Listen to an excerpt of Tai Shani’s My Bodily Remains. The audio recording of this ‘secular prayer’ has been released as one mark of solidarity with the Palestinian people. See a list of resources for ways to support Palestine here.
At the Ignota Gathering – The Spiral, Tai Shani’s offering took the form of a special invocation to the incomprehensible spiral of life in the namelessness of the mystery from My Bodily Remains, Your Bodily Remains and All the Bodily Remains that Ever Were and Ever Will Be (2023), performed by Molly Moody.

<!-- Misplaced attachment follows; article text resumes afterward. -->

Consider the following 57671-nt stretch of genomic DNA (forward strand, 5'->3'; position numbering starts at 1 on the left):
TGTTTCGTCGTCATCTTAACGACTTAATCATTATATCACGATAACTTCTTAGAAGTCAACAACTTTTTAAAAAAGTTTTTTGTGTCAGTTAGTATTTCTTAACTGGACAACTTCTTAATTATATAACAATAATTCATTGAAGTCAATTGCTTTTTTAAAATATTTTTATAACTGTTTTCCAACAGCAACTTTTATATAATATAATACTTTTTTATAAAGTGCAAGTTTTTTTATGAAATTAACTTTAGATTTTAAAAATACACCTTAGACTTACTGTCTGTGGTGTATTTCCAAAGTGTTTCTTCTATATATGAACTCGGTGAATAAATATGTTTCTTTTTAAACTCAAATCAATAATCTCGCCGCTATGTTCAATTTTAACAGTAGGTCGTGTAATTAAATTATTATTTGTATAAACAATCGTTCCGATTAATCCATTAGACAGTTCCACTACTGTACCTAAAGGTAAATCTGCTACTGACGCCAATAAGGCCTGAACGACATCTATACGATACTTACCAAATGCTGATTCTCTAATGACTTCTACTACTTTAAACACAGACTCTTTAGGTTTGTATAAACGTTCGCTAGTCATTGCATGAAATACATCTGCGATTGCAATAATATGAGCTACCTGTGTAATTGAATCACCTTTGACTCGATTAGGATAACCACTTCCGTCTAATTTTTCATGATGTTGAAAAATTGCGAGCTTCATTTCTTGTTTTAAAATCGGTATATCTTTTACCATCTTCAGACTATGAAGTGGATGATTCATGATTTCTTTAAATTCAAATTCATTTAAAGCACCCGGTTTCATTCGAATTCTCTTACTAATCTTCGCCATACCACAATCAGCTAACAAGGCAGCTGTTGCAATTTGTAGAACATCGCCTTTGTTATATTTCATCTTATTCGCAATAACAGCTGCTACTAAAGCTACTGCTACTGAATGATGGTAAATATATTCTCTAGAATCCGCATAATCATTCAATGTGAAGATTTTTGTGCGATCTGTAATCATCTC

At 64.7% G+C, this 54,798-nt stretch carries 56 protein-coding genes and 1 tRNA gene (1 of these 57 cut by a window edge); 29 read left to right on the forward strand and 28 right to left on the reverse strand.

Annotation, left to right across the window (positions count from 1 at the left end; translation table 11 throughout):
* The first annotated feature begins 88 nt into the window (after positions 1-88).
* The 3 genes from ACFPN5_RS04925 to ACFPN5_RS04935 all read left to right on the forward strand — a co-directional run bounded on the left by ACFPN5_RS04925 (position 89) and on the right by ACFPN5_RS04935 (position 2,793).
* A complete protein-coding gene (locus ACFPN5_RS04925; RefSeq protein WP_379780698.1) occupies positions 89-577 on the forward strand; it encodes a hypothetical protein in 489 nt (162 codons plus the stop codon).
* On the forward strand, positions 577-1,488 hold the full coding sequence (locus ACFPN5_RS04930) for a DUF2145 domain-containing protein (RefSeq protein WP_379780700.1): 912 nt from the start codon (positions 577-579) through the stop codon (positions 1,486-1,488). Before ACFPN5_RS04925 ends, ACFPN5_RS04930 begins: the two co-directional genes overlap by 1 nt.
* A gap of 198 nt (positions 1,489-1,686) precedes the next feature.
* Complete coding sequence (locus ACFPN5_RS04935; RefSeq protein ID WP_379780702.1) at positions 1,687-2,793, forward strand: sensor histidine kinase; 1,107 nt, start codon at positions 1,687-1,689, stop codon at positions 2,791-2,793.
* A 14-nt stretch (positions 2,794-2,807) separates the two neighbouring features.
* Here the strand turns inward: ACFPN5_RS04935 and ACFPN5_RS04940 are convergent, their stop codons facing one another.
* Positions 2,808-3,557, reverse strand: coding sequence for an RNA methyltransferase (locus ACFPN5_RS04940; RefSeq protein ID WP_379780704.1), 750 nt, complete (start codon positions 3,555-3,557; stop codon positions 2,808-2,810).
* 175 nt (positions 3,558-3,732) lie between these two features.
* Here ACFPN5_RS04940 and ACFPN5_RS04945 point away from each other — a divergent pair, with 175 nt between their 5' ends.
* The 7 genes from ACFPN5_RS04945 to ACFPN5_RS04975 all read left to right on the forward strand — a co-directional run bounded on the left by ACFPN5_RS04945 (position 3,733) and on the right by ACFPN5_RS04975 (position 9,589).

Tai Shani’s artistic practice, comprising performance, film, photography, and installation, uses experimental writing as a guiding method. Oscillating between theoretical concepts and visceral details, Shani’s texts attempt to create poetic coordinates in order to cultivate, fragmentary cosmologies of marginalised nonsovereignty. Taking cues from both mournful and undead histories of reproductive labour, illness and solidarity, her work is invested in recovering feminised aesthetic modes – such as the floral, the trippy or the gothic – in a register of utopian militancy. In this vein, the epic, in both its literary long-form and excessive affect, often shapes Shani’s approach: Her long-term projects work through historical and mythical narratives, such as Christine de Pizan’s allegorical city of women or the social history of psychedelic ergot poisoning. Extending into divergent formats and collaborations. Shani’s projects examine desire in its (infra-)structural dimension, exploring a realism that materially fantasises against the patriarchal racial capitalist present. Tai Shani is the joint 2019 Turner Prize winner together with Lawrence Abu Hamdan, Helen Cammock and Oscar Murillo. Her work has been shown extensively in Britain and internationally.